BB10 launch delayed as losses at BlackBerry pass $500m

Blackberry

Canadian smartphone inventor nears 'breaking point' as 5,000 job cuts are announced

LAST UPDATED AT 09:14 ON Fri 29 Jun 2012

THE Canadian company Research in Motion has confirmed it is delaying the launch of its new operating system BlackBerry 10 until 2013 and that it is cutting 5,000 jobs, leading its home newspaper, the Toronto Globe and Mail, to ask: 'Is RIM, a Canadian national icon, at its breaking point?'

The grim announcements came as the company confirmed poor figures for the quarter to 2 June – a $518m net loss compared with a $695m profit in the same period a year earlier.

It was well known that RIM, having essentially invented the smartphone, was now struggling to compete with Apple and Google in the smartphone market. Even so, analysts say the results are worse than expected.

The BBC reports that the BlackBerry 10 delay is bad news because Apple's iOS 6, Microsoft's Windows Phone 8 and Google's Android 4.1 are all due for release before BlackBerry 10 emerges.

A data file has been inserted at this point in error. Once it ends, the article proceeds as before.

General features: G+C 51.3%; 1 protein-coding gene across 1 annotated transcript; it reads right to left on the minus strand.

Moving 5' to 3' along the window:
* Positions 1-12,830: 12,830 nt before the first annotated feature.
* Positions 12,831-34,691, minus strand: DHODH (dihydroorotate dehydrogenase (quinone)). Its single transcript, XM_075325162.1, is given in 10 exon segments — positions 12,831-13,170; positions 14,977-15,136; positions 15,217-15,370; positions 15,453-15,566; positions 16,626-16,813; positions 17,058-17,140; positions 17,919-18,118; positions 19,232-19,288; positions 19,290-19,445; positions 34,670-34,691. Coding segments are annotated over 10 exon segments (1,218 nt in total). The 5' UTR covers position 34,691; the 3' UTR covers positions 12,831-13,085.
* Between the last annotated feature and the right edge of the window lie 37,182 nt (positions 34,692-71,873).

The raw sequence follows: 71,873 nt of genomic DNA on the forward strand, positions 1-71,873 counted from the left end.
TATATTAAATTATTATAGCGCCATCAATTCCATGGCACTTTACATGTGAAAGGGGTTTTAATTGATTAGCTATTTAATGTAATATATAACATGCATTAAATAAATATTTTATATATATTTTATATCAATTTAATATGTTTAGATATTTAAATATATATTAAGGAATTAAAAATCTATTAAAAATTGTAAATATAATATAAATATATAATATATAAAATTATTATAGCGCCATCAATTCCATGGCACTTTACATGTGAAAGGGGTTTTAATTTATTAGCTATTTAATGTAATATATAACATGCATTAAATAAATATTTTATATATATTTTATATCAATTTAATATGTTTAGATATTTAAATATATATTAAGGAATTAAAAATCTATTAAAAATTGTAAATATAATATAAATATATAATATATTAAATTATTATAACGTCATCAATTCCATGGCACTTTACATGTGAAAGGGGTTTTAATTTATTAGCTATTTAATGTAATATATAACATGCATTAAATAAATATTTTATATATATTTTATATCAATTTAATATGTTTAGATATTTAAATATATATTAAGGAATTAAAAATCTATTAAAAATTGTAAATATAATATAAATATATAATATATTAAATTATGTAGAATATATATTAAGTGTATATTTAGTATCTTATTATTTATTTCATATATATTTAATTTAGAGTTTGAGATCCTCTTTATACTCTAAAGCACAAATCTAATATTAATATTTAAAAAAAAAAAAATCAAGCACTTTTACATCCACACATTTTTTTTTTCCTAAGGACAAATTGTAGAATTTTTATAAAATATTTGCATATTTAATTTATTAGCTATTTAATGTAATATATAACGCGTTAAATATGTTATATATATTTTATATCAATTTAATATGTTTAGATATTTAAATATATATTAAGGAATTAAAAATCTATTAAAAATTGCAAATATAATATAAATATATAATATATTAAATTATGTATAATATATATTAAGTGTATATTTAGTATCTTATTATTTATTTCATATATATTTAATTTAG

"The battle ahead is only getting harder," says BBC technology reporter Leo Kelion. "The system was originally supposed to have been released by March, and the news that it has been delayed again until 2013 means it will miss out on this year's lucrative back-to-school season."

The Globe and Mail is concerned with the job losses in Waterloo, Ontario, and the damage to RIM's reputation and national business pride.

"RIM's rapidly fizzling fortunes are a blow to the Canadian technology sector, its home town of Waterloo, and Canada's ambition to produce globally competitive innovators," says the paper.

It quotes Kerry Morrison, CEO of Toronto software developer Endloop Mobile, saying he was glad he didn't attend a recent BlackBerry developer outreach event he was invited to by RIM.

"They had one hope – one – and that was to make BB10 the greatest thing since sliced bread and get it out on time. Clearly, they have failed. There's just no way now to pull out of the death spiral," he said. "With stiff competition and a complete lack of marketplace trust, zombie Steve Jobs couldn't fix RIM." · 

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